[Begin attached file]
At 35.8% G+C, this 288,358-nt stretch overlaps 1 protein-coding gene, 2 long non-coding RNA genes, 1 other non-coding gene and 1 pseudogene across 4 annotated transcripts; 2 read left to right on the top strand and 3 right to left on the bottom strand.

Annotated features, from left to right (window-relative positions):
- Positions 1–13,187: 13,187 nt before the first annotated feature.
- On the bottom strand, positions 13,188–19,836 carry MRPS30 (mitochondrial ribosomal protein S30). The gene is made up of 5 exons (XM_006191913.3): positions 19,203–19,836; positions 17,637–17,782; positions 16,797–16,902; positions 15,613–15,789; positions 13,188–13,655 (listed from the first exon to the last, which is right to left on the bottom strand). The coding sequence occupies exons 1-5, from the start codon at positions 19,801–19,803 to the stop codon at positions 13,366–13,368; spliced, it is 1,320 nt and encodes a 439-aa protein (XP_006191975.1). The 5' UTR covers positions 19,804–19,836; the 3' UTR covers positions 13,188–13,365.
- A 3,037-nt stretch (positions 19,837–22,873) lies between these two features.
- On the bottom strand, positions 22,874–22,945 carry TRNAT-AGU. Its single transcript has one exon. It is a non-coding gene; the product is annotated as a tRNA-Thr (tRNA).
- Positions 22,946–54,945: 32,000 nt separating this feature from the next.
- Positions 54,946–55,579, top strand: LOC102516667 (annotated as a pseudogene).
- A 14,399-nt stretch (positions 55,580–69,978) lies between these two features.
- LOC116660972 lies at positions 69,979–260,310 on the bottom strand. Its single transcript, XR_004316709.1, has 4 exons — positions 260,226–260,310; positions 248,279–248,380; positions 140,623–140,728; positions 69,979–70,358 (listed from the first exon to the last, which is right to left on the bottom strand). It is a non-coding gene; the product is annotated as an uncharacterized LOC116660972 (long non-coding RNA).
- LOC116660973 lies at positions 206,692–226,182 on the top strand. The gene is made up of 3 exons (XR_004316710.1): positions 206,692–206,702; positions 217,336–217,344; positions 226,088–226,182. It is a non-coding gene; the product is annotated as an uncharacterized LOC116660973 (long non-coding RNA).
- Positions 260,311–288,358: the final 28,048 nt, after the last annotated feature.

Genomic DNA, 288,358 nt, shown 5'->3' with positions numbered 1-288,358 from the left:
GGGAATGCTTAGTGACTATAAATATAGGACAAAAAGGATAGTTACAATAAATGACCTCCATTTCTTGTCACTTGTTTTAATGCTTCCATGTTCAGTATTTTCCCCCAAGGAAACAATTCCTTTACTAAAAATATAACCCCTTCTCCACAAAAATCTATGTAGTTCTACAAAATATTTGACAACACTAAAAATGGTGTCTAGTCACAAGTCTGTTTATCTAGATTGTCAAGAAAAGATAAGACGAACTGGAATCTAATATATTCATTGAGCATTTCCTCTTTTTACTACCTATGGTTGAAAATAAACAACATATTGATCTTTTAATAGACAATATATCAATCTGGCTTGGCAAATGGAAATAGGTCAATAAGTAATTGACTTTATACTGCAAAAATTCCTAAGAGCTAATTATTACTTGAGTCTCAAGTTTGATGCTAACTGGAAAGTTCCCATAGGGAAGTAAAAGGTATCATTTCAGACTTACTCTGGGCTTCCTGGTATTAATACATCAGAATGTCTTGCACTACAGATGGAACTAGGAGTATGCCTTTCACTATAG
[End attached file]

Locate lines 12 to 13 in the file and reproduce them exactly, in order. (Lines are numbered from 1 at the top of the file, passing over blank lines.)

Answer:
- Positions 260,311–288,358: the final 28,048 nt, after the last annotated feature.

Genomic DNA, 288,358 nt, shown 5'->3' with positions numbered 1-288,358 from the left: